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Of all the reasons cited by expats for moving abroad one of the most persistent is their career.
It seems that for the right opportunity (and commensurate salary) many of us are willing to relocate to foreign climes.
However there are many factors that need to be considered before accepting such a role.
Certainly the expat package on offer is one factor.
However it’s not just salaries that can vary by country, employer and position. As discussed before each country has their own expectations regarding working hours, for example.
While some expats land on their feet with lower working hours than their home country, others still end up working considerably more.
Then of course if you’re planning to take your family with you there are questions about how family-friendly a destination is, the quality of the education on offer and how easily we, as foreigners, will integrate into a foreign culture.
However one aspect of the expat working life that perhaps hasn’t received as much attention as it deserves is just how fulfilling expats find their new role.
After all, no matter how much you might like a country, or enjoy the salary package on offer, if the job role itself isn’t right for you then you’re unlikely to be totally fulfilled in your new position.
Thanks to the experts at HSBC, and their extensive annual Expat Explorer survey, we can gain an insider’s view of which countries seem to offer expats the most rewarding career opportunities.
So who wins?
In first place, as the most rewarding place to work as an expat, comes Russia. Here almost two thirds of expats claim to find their Russian position more fulfilling than their previous role. Russia also ranks highest amongst those countries surveyed for learning new skills. 62% of those expats surveyed claims they have plenty of chances to acquire new skills.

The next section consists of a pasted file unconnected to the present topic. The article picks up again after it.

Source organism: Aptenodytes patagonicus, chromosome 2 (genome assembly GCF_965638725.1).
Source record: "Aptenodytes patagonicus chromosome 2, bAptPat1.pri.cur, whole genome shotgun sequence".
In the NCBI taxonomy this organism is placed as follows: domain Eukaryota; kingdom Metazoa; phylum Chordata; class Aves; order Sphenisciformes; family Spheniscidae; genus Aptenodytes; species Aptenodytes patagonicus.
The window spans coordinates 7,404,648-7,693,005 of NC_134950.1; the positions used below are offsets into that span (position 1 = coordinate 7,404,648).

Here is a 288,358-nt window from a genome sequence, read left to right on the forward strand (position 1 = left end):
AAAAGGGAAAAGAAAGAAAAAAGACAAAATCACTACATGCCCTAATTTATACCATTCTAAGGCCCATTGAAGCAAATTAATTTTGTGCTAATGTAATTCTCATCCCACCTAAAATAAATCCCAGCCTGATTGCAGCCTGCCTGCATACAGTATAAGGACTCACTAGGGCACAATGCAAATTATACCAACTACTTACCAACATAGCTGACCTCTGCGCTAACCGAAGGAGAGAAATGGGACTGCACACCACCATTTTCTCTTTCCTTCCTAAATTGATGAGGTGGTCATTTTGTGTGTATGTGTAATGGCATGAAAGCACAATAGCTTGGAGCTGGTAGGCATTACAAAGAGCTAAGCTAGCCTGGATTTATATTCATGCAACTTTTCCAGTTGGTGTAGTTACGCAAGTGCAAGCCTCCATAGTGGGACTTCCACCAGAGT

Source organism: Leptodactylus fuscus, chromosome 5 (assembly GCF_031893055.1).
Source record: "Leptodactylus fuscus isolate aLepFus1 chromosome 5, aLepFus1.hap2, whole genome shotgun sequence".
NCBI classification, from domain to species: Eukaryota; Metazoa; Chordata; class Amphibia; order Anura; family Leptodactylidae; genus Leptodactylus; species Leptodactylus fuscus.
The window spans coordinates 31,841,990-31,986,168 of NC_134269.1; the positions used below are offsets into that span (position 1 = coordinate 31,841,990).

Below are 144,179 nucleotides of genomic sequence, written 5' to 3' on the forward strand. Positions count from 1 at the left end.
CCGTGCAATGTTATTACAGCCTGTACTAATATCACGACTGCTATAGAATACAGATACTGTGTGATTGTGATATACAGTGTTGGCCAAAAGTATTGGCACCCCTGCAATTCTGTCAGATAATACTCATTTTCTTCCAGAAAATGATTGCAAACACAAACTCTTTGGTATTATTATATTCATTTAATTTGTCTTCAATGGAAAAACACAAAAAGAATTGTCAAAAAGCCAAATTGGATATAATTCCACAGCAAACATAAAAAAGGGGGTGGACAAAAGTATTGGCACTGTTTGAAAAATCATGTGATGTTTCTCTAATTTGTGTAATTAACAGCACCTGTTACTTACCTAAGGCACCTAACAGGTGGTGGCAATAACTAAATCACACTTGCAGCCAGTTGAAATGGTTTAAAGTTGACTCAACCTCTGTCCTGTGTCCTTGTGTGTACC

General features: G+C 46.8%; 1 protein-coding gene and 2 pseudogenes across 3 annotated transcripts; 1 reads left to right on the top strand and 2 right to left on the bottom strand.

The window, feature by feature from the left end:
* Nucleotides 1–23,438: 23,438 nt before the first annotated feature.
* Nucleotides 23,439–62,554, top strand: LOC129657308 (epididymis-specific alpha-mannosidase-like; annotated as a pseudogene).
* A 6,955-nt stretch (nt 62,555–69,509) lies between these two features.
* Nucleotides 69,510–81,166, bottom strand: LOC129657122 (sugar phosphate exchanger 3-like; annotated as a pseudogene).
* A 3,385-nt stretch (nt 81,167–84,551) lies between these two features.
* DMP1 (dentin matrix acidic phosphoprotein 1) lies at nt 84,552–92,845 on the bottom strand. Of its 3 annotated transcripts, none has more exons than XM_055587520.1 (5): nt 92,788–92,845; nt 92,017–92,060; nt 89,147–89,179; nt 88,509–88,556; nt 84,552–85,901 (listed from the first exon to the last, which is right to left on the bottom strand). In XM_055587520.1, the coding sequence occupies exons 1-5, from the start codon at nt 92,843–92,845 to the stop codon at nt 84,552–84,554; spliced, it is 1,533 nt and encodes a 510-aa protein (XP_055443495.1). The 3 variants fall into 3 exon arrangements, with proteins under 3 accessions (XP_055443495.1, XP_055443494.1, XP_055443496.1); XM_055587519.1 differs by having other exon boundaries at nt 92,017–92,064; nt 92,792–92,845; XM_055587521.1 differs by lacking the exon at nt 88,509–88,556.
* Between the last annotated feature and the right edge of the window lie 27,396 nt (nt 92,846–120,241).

In addition to these glowing results expats in Russia praise how easy they found it to integrate into the local culture and feel at home. In addition the work culture in Russia ranks highly among respondents.
That said, Russia is not without its negative points.
Almost 20% more expats in Russia attempt to learn and use the Russian language on a regular basis which may give an indication of the effort and dedication required to properly assimilate into Russian culture.
Furthermore it could be argued that if more expats in other countries took the effort to learn the local language then they too might find it easier to integrate into the local culture.
What is perhaps just as interesting as Russia’s towering domination of the job fulfilment category are the runner’s up; the other top five destinations for fulfilling work are all based in South East Asia.
They are, in order, the Philippines, Malaysia, Indonesia and China. So while those expats looking for the most rewarding career move may want to consider Russia as their primary target, it seems that moves to South East Asia are also statistically likely to lead to greater pleasure in one’s work life.
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